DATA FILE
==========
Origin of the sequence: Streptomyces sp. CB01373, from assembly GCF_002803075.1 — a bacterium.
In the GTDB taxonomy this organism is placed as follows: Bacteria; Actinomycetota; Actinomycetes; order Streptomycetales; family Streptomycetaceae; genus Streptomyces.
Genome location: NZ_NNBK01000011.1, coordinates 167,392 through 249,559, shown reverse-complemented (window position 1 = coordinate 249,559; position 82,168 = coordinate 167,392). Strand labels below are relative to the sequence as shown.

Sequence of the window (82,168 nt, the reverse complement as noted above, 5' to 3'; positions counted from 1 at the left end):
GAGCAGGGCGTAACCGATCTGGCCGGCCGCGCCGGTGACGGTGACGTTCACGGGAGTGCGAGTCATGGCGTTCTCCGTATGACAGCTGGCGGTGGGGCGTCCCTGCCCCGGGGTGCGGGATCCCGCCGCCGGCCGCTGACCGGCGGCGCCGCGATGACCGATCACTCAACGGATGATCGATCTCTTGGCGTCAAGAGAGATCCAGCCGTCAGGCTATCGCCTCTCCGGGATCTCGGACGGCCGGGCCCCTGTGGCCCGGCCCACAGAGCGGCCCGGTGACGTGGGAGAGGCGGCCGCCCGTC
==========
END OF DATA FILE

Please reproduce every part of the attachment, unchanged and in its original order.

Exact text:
Origin of the sequence: Streptomyces sp. CB01373, from assembly GCF_002803075.1 — a bacterium.
In the GTDB taxonomy this organism is placed as follows: Bacteria; Actinomycetota; Actinomycetes; order Streptomycetales; family Streptomycetaceae; genus Streptomyces.
Genome location: NZ_NNBK01000011.1, coordinates 167,392 through 249,559, shown reverse-complemented (window position 1 = coordinate 249,559; position 82,168 = coordinate 167,392). Strand labels below are relative to the sequence as shown.

Sequence of the window (82,168 nt, the reverse complement as noted above, 5' to 3'; positions counted from 1 at the left end):
GAGCAGGGCGTAACCGATCTGGCCGGCCGCGCCGGTGACGGTGACGTTCACGGGAGTGCGAGTCATGGCGTTCTCCGTATGACAGCTGGCGGTGGGGCGTCCCTGCCCCGGGGTGCGGGATCCCGCCGCCGGCCGCTGACCGGCGGCGCCGCGATGACCGATCACTCAACGGATGATCGATCTCTTGGCGTCAAGAGAGATCCAGCCGTCAGGCTATCGCCTCTCCGGGATCTCGGACGGCCGGGCCCCTGTGGCCCGGCCCACAGAGCGGCCCGGTGACGTGGGAGAGGCGGCCGCCCGTC